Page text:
Last week, there were some hot debates around whether affect recognition should be banned from future artificial intelligence (AI) research. Affect recognition or the capability to detect emotions of a person, has been regarded as a subset of facial recognition.

Training AI to analyze human expressions with the aim to underline the emotions behind them has always been tough. Now, experts from a New York University research center is adding onto the challenge with a report to remind the public that we should not take AI for granted, as what it says about human emotions, may have serious impacts on us and our society.

The AI Now 2019 Report

The AI Now Institute at New York University is an interdisciplinary research center focused on understanding the social significance of AI technologies. The institution published its AI Now 2019 Report recently, looking into the expression analyzes and how it may influence decision making.

In a rather deterrent tone, the report said affect recognition is “a particular focus of growing concern in 2019 – not only because it can encode biases, but because it lacks any solid scientific foundation to ensure accurate or even valid results. Regulators should ban the use of affect recognition in important decisions that impact people’s lives and access to opportunities. Until then, AI companies should stop deploying it”.

The authors did not make their claims out of the blue. According to MIT Technology Review, emotion recognition is a rapidly growing market, estimating to reach $20 billion and it is presently used to assess job applications and people who are suspected to be involved in illegal activities. Although there have been research studies to prove that affect recognition can lead to racial and gender disparities and there is little evidence to support if one can accurately tell how a person is feeling just by looking at his or her facial expression.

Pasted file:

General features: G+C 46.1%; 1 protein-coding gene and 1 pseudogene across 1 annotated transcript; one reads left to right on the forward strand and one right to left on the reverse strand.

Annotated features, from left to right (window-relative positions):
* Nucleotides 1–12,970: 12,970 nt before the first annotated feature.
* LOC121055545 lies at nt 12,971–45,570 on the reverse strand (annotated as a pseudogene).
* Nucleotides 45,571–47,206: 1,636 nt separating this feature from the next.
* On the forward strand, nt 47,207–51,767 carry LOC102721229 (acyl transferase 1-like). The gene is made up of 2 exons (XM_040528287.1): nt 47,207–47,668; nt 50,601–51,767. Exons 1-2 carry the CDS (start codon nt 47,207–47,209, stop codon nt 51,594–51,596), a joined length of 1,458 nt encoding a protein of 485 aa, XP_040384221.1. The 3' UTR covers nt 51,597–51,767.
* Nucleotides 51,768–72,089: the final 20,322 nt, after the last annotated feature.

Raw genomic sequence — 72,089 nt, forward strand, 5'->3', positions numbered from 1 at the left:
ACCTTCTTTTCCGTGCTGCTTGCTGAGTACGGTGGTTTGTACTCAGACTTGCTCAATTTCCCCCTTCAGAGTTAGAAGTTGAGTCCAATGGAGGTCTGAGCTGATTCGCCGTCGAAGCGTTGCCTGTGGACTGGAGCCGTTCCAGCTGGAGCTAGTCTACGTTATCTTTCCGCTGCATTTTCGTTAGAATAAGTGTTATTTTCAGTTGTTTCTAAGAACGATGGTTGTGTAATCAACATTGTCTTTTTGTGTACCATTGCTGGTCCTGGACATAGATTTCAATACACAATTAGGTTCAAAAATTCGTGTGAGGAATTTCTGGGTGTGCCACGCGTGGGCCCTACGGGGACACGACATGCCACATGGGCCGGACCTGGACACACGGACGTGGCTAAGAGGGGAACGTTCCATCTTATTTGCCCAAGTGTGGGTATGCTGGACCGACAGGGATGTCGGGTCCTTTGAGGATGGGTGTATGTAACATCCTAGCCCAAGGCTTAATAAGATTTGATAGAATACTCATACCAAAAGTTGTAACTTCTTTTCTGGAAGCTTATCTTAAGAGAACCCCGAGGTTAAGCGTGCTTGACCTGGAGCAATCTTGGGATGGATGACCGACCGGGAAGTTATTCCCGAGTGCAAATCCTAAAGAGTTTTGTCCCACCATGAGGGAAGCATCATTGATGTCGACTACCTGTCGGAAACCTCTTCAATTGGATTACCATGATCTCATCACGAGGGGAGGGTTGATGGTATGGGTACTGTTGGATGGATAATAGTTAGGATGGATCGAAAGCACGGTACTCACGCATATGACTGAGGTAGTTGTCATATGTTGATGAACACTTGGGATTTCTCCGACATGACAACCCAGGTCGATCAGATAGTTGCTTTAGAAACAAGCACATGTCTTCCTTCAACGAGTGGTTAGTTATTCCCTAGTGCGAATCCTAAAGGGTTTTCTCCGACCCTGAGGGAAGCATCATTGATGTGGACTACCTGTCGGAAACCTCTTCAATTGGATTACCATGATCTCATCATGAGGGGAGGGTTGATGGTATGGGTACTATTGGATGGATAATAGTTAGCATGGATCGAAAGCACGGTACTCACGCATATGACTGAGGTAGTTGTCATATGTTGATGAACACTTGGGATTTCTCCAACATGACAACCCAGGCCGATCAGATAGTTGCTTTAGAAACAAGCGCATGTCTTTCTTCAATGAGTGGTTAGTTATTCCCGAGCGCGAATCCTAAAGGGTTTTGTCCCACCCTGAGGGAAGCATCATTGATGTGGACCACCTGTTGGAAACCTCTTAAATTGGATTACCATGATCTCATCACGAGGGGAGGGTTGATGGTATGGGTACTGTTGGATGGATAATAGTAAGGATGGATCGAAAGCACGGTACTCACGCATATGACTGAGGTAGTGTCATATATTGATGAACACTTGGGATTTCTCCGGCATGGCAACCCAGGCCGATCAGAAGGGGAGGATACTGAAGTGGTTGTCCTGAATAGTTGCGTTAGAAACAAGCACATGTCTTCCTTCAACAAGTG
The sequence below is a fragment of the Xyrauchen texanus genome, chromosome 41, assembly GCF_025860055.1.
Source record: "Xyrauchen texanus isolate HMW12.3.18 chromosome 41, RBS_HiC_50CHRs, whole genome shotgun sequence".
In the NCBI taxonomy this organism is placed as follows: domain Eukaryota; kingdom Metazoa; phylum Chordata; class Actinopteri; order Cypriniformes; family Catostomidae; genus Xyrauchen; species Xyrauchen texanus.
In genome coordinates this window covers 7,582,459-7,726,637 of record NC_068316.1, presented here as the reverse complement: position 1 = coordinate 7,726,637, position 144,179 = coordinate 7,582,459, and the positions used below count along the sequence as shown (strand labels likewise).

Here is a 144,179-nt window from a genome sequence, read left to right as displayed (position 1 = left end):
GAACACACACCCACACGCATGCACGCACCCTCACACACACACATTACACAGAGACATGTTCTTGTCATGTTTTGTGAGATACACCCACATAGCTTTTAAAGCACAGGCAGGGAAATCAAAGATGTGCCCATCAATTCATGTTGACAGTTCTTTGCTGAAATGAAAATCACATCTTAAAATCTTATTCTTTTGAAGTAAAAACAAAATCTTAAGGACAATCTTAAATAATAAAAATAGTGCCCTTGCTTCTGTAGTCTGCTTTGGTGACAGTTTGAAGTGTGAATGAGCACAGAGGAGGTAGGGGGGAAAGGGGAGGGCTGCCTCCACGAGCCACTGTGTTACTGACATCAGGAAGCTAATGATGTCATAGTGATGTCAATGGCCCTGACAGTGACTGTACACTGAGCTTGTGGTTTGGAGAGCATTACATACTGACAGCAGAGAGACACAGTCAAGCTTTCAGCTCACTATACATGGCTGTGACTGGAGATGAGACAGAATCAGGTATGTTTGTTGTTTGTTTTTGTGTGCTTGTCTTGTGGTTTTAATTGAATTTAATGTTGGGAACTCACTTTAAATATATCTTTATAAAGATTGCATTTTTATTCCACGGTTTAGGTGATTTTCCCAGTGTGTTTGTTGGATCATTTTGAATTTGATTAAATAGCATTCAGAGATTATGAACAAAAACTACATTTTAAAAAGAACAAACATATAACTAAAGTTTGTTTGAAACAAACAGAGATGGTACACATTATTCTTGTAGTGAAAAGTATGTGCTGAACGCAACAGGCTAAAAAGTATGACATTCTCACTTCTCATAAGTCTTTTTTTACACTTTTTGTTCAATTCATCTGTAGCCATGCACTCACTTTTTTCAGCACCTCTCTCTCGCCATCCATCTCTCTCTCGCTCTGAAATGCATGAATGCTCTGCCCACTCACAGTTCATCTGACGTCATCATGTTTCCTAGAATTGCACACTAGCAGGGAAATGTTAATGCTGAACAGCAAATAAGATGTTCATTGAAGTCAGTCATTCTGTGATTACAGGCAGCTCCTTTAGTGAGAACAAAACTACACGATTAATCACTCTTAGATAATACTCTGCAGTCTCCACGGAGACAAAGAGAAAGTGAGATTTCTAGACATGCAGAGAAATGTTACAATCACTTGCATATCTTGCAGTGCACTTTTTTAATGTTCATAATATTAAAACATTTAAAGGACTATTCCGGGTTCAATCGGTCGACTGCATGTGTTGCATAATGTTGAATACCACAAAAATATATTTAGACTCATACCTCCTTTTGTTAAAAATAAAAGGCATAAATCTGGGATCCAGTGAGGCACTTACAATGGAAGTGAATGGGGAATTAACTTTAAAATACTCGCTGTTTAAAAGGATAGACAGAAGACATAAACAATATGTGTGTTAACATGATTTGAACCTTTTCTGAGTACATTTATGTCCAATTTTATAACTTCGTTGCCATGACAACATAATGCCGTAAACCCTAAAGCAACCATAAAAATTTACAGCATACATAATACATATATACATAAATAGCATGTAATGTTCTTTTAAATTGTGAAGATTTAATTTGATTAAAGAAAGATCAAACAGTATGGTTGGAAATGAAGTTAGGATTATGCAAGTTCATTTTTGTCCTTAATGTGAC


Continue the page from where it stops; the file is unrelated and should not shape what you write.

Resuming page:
Indeed, emotions can be expressed in many different ways, as such, the AI Now Institute thought perhaps asking AI to interpret affects is asking “a question that is fundamentally wrong”. They suggested authorities should stop using all forms of facial recognition in “sensitive social and political contexts until the risks are fully studied” and the AI industry should “make significant structural changes” to systematically address racial and diversity issues.

Besides, the authors also feel that research on AI bias should also encompass non-technical aspects including how it will be practice and possible harms. On the other hand, tech workers should have a thorough understanding of what they are building and judge whether they are ethical. Last but not least, when AI is being deployed, those who are affected should have the right to challenge solutions that are “exploitative and invasive” in nature.

Author Bio

Hazel Tang A science writer with data background and an interest in the current affair, culture, and arts; a no-med from an (almost) all-med family. Follow on Twitter.